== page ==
Review: Channel 4’s I am Slave

Review: Channel 4’s I am Slave

by / Comments Off / 103 View / 13th September 2010

Imagine, just for a moment, a young person taken by force or by guile from their home to work in a household without pay and are constantly subjected to abuse. Such situations are occurring throughout the world, seeing many endure the plight of modern day slaves. This is a phenomenon that the UK’s Channel 4 Dispatches, I am Slave explores: As a child Malia, was separated from her family in the Nuba Mountains of Sudan during a raid on her village. She was subsequently sold on to a family in Khartoum to work as a slave and then sold once again to a relative of her ‘owners’, when she came to live in London. Far from a burlesqued dramatisation of a rare case, Malia’s story is based on the experiences of Mende Nazer, an author taken from Sudan and thrust into a life of servitude. I am Slave evokes programmes such as Alex Haley’s Roots and slave narratives like, Harriet Jacobs’, Incidents in the Life of a Slave Girl, yet if the purpose of the film is not merely to entertain but to inform and catalyse change it is necessary to question the capacity of I am Slave to impact upon its audience.

At the end of the film two shocking statistics appear: firstly, there are as many as 5000 young women currently living as slaves in London and secondly, more than 20,000 people have been enslaved in Sudan. The former statistic may not seem shocking when one considers that London has an estimated population of 7,556,900. Yet couched in the context of the abuse endured by Malia, the idea that the vulnerable are continuing to be exploited in ways that have been illegal in the UK since1833 is vile. [protected]

The cruel abuse depicted in I am Slave is among its most impressive features. Exploring the fraught dynamic between the mistress and the female house slave, we see both the subtle and overt means by which Malia is subjugated. Since the subtle is in many ways far more damaging it is worthy of a brief description. Following Malia’s first attempt to escape from her mistress’ home in London an uncomfortable dialogue between the two women ensues. Instead of a violent outburst, Malia’s passport is taken by a softly spoken oppressor who says: ‘under no circumstances do you answer the door or leave the house without my permission’. In fact it takes approximately 30 minutes before we hear an overt example of manipulation: ‘If you ever try to speak to anyone outside this house my husband will have your family killed […] it’s your choice Malia’.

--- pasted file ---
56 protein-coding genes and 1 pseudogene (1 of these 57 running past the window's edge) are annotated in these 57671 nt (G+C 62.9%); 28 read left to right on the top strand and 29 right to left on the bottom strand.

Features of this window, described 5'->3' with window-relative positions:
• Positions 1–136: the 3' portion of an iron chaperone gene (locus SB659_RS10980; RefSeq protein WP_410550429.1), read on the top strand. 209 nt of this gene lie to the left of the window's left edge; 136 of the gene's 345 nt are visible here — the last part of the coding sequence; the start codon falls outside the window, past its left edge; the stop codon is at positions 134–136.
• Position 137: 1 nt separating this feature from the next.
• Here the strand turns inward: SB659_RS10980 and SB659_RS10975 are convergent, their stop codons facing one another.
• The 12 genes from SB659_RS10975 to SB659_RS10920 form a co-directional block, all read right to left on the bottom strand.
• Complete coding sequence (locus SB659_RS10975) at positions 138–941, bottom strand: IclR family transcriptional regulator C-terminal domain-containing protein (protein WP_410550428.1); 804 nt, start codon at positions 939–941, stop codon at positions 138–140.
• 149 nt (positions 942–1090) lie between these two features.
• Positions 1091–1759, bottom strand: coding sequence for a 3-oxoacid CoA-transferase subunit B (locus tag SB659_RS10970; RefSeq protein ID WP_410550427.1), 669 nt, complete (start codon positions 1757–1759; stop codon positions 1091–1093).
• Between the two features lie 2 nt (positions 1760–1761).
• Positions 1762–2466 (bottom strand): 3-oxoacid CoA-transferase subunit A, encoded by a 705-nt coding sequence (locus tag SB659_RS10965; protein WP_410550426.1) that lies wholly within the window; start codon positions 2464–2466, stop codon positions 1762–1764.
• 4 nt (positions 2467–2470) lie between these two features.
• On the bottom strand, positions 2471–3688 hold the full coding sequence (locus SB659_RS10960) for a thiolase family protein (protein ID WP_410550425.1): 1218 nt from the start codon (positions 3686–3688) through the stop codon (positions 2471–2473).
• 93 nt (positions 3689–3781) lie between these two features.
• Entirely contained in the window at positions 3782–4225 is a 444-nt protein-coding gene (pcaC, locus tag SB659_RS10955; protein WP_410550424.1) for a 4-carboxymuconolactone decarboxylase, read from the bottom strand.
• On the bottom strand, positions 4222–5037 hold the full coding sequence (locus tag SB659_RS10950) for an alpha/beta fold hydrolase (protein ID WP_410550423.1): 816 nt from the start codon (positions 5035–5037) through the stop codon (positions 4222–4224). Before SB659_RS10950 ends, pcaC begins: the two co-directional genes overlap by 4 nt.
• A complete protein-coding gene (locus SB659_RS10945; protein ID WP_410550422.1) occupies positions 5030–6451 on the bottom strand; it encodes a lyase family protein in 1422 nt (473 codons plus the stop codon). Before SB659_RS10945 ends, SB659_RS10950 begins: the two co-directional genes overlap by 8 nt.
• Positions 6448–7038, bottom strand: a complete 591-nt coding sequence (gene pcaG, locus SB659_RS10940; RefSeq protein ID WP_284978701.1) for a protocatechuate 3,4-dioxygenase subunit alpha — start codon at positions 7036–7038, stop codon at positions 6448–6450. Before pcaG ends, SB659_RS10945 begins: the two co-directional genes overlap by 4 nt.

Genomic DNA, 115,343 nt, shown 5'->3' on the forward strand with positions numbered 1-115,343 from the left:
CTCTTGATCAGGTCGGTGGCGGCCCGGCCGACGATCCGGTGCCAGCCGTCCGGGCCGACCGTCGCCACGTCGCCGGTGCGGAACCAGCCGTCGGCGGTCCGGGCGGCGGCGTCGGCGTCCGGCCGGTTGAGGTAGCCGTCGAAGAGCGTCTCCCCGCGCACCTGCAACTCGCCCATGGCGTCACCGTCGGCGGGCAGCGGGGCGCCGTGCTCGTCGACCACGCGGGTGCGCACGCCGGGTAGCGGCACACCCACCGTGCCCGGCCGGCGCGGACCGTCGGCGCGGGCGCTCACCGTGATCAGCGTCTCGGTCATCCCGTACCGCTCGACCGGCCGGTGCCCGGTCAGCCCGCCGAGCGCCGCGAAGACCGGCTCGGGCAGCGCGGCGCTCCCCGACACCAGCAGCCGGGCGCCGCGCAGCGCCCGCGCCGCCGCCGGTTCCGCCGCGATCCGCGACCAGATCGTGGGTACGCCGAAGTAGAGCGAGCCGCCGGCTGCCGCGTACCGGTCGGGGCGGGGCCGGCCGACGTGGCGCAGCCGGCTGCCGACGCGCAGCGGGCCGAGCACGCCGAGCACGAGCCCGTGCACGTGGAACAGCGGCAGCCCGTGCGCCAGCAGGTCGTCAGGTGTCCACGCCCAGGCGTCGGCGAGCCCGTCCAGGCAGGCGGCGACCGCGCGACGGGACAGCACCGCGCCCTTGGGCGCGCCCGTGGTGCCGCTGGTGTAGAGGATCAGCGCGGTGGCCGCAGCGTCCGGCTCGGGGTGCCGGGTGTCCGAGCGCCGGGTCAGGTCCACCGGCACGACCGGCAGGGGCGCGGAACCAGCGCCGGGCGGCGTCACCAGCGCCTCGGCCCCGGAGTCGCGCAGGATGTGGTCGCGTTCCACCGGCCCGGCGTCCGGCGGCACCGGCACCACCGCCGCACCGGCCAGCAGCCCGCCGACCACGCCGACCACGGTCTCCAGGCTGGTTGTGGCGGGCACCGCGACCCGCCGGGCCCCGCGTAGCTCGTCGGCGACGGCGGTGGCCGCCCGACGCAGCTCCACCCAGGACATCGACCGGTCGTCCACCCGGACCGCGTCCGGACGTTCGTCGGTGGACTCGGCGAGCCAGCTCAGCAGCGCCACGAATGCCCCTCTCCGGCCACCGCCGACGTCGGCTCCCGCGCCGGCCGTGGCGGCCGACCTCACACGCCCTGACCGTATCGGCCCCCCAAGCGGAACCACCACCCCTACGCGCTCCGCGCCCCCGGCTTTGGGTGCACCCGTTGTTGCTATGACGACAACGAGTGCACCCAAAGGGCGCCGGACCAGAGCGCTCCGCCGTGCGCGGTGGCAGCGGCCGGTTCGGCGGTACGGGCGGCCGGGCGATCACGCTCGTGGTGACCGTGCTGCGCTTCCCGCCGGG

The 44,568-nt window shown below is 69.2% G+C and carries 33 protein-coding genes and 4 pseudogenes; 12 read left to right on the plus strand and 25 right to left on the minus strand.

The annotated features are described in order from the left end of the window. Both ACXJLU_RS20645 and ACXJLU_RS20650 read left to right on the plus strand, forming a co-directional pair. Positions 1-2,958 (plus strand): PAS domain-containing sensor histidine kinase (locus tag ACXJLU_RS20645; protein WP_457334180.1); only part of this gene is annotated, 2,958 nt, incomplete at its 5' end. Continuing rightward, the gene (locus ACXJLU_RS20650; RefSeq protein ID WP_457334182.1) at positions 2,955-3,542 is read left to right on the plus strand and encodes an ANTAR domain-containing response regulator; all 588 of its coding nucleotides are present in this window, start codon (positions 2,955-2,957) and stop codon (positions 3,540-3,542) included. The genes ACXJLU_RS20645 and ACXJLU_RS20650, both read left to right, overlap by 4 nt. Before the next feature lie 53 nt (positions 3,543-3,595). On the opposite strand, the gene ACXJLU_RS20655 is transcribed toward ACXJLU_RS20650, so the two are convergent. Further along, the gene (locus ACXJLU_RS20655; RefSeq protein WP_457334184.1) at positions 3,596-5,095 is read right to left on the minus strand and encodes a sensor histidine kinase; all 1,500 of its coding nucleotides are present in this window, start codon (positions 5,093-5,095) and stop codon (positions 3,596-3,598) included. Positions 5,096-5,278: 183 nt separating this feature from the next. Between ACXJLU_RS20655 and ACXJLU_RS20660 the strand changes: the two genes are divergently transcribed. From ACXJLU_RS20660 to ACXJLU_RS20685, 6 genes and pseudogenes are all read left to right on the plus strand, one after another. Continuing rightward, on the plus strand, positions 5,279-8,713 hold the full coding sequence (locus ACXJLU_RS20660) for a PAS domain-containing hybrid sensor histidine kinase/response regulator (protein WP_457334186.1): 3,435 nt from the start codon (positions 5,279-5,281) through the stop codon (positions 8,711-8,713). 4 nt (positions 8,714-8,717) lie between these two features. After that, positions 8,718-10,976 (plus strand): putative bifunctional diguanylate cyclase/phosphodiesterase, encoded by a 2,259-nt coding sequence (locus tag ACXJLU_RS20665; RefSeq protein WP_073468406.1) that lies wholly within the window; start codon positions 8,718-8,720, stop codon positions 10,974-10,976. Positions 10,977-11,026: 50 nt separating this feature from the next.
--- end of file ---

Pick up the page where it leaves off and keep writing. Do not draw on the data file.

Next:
The dehumanisation of the protagonist is interwoven with vibrant scenes of her youth and highly emotive depictions of her father’s relentless search for his daughter. I am Slave sensitively employs bathos, contrasting Malia’s royal decent with her demeaning enslavement to emphasise the brutality of the modern day slave trade.

Although it is implicit, traders are also shown to be responsible for Malia’s plight, demonstrating that modern slavery is not simply a concern for those countries into which slaves are sold – its abolition is contingent on suppressing and bringing to justice those responsible for rounding up and trafficking. This must involve close and constructive relationships being forged between Governments around the world, in addition to the work of charities such as the London-based Kalayaan.

Founded in ‘87, Kalayaan is committed to assisting legal immigrants who are forced into slavery by employers some of them diplomats who attract them with the prospect of domestic work. According to the charity’s ‘08-‘09 annual report, 68 percent of their clients were made to work at any given time of day or night, according to the whims of the employer, while 58% endured psychological abuse.

It is difficult to ascertain exactly what the impact of one programme will be in combating modern slavery. However continuing to publicise its devastating effects in an intelligent, informative and clear manner will highlight the need for all nations to stand firm against the perpetuation of this insidious trade. I am Slave is useful, above all, in that it asks each of us to defend those who cannot defend themselves. [/protected]